PR Memo to A-Rod: It’s Not Too Late

 PR Memo to A Rod: Its Not Too Late

THE PR VERDICT: “F” (Full Fiasco) to Major League Baseball player Alex Rodriguez.

To sports fans, a losing season is interminably long. Baseball fans must be feeling that way about the drama involving Alex Rodriguez of the New York Yankees and the question of whether he took performance-enhancing drugs (PEDs). With each passing day, A-Rod digs himself deeper into a PR hole he has increasingly little chance of climbing out of.

The issue exploded last week after an arbitration panel agreed Rodriguez should serve the longest-ever suspension of a Major League Baseball player for his alleged infractions. On Sunday, a 60 Minutes interview featured purported dope dealer Anthony Bosch, who suggested that A-Rod’s inner circle tried to buy his silence and, when Bosch refused, threatened his life.

Some say it’s too late in the game for a mea culpa from Rodriguez. But the sad truth is that other sports figures, most notably Lance Armstrong, have more than cleared the brush on that path. So many others have come before him – including a dozen other players who admitted they bought drugs from Bosch – that Alex Rodriguez would be just another name on a depressingly expanding list.

THE PR VERDICT: “F” (Full Fiasco) to Alex Rodriguez. Admitting he used PEDs  won’t save his career or legacy, but it’s his only option to stop the onslaught of negative press and repair his image.

THE PR TAKEAWAY: Know when to fold. With this scandal breaking in the twilight of his career, Alex Rodriguez’s dreams of holding homerun records and joining the Baseball Hall of Fame are dashed. An admission of guilt may give the public a figure they can eventually forgive. All that’s left of Rodriguez’s image is who he is as a person. Admitting he used and apologizing would at least give us someone who went out appearing accountable and contrite, rather than a deluded egomaniac who denied his complicity until the bitter, bitter end.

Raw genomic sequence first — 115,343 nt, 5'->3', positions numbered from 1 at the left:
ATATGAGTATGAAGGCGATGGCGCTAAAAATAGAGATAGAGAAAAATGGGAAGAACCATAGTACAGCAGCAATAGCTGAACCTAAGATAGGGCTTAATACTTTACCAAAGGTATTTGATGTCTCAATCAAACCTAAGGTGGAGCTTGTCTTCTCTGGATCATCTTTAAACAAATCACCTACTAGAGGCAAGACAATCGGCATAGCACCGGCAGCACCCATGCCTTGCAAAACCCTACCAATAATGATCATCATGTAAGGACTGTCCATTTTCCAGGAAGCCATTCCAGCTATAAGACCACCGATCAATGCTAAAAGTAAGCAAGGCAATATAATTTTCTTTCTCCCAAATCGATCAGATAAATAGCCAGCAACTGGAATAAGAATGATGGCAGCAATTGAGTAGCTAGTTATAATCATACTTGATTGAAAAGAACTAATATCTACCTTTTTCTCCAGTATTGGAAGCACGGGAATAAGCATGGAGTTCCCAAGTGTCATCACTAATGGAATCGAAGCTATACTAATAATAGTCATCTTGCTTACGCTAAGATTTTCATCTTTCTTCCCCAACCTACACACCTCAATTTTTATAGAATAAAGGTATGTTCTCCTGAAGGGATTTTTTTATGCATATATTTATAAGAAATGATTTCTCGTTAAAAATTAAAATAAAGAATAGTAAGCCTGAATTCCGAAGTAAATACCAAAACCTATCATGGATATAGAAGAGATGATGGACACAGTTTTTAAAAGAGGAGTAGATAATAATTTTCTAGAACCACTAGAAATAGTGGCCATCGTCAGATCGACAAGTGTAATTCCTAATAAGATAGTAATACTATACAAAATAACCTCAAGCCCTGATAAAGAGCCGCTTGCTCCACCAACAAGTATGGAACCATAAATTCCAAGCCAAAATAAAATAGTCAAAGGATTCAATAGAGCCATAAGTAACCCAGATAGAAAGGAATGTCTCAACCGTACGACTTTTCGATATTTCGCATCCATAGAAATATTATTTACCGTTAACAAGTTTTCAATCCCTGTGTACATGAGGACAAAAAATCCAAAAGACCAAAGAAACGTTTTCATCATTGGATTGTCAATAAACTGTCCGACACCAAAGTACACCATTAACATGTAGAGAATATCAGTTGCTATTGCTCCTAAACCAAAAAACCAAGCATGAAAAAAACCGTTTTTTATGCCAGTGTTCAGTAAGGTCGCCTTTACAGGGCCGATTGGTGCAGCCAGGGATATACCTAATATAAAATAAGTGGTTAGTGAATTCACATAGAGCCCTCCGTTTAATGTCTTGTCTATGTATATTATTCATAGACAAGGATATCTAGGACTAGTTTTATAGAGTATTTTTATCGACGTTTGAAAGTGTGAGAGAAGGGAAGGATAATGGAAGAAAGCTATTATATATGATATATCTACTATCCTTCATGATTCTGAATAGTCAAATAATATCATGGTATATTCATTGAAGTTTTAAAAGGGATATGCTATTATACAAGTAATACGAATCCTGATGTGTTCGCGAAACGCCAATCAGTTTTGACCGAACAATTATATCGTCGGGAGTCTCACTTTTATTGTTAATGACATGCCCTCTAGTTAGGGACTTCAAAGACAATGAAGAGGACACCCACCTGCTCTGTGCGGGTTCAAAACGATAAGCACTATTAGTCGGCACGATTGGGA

Braun “Apology” a Foul Ball

 Braun Apology a Foul Ball

THE PR VERDICT: “F” (Full Fiasco) for Milwaukee Brewers player Ryan Braun.

It’s no easy feat to outdo Lance Armstrong, but Milwaukee Brewers left fielder Ryan Braun is giving it his best shot. After more than a year of denials, Braun acknowledged this week that he is indeed guilty of taking performance-enhancing drugs. His statement was issued by Major League Baseball, which said it would suspend him without pay for the rest of the 2013  season.

Even in this era of Armstrong-level deception, Braun’s turnabout was still a shock to the fans, players, and supporters. They could not have been mollified, either, by his narcissistic and insincere “apology”: “As I have acknowledged in the past, I am not perfect. I realize now that I have made some mistakes. I am willing to accept the consequences of those actions. […] Finally, I wish to apologize to anyone I may have disappointed — all of the baseball fans, especially those in Milwaukee, the great Brewers organization, and my teammates.” Too much mea, too little culpa.

Braun neither apologized nor admitted wrongdoing of any kind, and the statement was rife with of language suggesting he still thinks this isn’t fair – he “may have made some mistakes,” though he’s “willing” to accept the consequences. Most strikingly, he reminds us again that he’s “not perfect,” just in case anyone still thought he was.